The Queensland Government has introduced amending legislation that will significantly reform all parts of water regulation in Queensland. The reform introduces significant streamlining opportunities but also new obligations, particularly for those in the resources industry. Partner Bill McCredie, Special Counsel Philip Murray and Senior Associate Gobind Kalsi report.
The Water Reform and Other Legislation Amendment Bill 2014 proposes to introduce significant reform to the current regulation of water in Queensland under the Water Act 2000. Due to the scope of the changes, all industries who currently hold or require approvals under the Water Act should seek advice as to what the reforms mean for their operations and projects. There are potentially significant time and cost benefits and risks as a result of the proposed reforms.
The key potential outcomes of the Bill (if passed unamended) include:
The existing underground water management framework applicable to the petroleum and gas sector will apply to the take of groundwater that is necessarily and unavoidably obtained in the process of extracting resources (termed 'associated water') by mining operations. For example, mine dewatering to the extent necessary to achieve safe operating conditions.
Existing holders of a mineral development licence or mining lease when the Bill commences will have up to three months to advise the State that they are taking associated water. Additional transitional arrangements will apply. New 'water monitoring authorities' are also proposed to be introduced under the Mineral Resources Act 1989 to facilitate miners complying with their new 'underground water obligations' under the Water Act.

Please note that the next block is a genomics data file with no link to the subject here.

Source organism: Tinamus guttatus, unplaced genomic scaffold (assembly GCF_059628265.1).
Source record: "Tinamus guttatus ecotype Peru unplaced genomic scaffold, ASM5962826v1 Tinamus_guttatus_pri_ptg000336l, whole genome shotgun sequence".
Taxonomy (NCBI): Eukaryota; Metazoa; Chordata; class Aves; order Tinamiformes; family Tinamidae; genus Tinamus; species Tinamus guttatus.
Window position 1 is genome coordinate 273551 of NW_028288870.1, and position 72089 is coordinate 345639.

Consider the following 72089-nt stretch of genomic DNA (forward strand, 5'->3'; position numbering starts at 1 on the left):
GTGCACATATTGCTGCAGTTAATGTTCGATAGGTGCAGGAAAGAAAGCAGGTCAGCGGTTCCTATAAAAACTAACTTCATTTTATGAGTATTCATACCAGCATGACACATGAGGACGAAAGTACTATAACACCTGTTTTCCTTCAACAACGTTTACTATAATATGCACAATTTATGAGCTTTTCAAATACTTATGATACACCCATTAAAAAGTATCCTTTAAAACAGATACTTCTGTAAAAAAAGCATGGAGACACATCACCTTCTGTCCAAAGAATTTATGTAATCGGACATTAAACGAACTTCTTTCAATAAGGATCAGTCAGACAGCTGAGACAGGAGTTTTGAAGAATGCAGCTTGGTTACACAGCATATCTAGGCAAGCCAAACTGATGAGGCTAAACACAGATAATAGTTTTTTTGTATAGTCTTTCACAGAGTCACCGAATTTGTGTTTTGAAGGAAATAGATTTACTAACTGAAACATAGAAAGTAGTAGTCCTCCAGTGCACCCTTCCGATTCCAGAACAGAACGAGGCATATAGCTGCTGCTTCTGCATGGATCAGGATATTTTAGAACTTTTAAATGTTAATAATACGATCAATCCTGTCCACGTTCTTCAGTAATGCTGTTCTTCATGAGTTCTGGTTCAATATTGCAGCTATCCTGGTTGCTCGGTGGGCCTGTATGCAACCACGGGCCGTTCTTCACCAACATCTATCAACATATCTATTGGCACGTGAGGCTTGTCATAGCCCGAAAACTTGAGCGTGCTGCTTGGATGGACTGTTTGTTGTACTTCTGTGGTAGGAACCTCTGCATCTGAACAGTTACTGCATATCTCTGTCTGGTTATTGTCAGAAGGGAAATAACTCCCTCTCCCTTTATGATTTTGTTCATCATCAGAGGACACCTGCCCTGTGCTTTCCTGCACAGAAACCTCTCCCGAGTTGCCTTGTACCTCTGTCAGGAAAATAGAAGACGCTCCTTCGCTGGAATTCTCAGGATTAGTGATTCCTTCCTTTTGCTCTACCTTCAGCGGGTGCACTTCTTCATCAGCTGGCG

Petroleum and gas
Existing rights to take 'non-associated' water will be removed and holders of petroleum tenements will have to apply for a separate approval for the taking of water for 'non-associated' purposes.
All existing tenure holders will retain existing rights for two years, by which time an approval must be obtained. A transitional period of five years will apply for tenures within the Surat Cumulative Management Area.
'Major Water Infrastructure Projects'
For projects declared to be 'major water infrastructure projects', the State will be able to grant a 'water development option'. This option is a commitment by the State to the project proponent to reserve an amount of water on conditions specified by the State. The new process will provide significant time, cost and project bankability advantages for large-scale agricultural projects that are assessed as 'coordinated projects' under the State Development and Public Works Organisation Act 1971.
Streamlined water planning
The Bill proposes to reform water planning in Queensland through the introduction of catchment-based 'water plans' and 'water use plans'. The new process is intended to be more flexible and less prescriptive than the current statutory water resource plans and resource operation plans.
Further significant reforms are proposed, including: a new flexibility to convert water licences to water allocations; deregulating the taking of, and interference with, water for 'low-risk' activities; simplifying the assessment process for amendments to a water licence; and introducing watercourse mapping.
Health and safety
Proposed amendments to health and safety legislation are also identified to complement changes to the new coal and coal seam gas overlapping tenure reforms. For more detail regarding the overlapping tenure reforms see our Client Update: First step to implement a Common Resources Act in Queensland.
The proposed reforms to the Water Act will have an impact across all industries in Queensland, but are particularly significant for the resource and water sectors. The Bill has been referred to the Agriculture, Resources and Environment Committee, with a report to be provided to Parliament by 17 November 2014. All industry participants should seek advice regarding the benefits and potential costs of the reforms and consider whether a submission to the committee is warranted.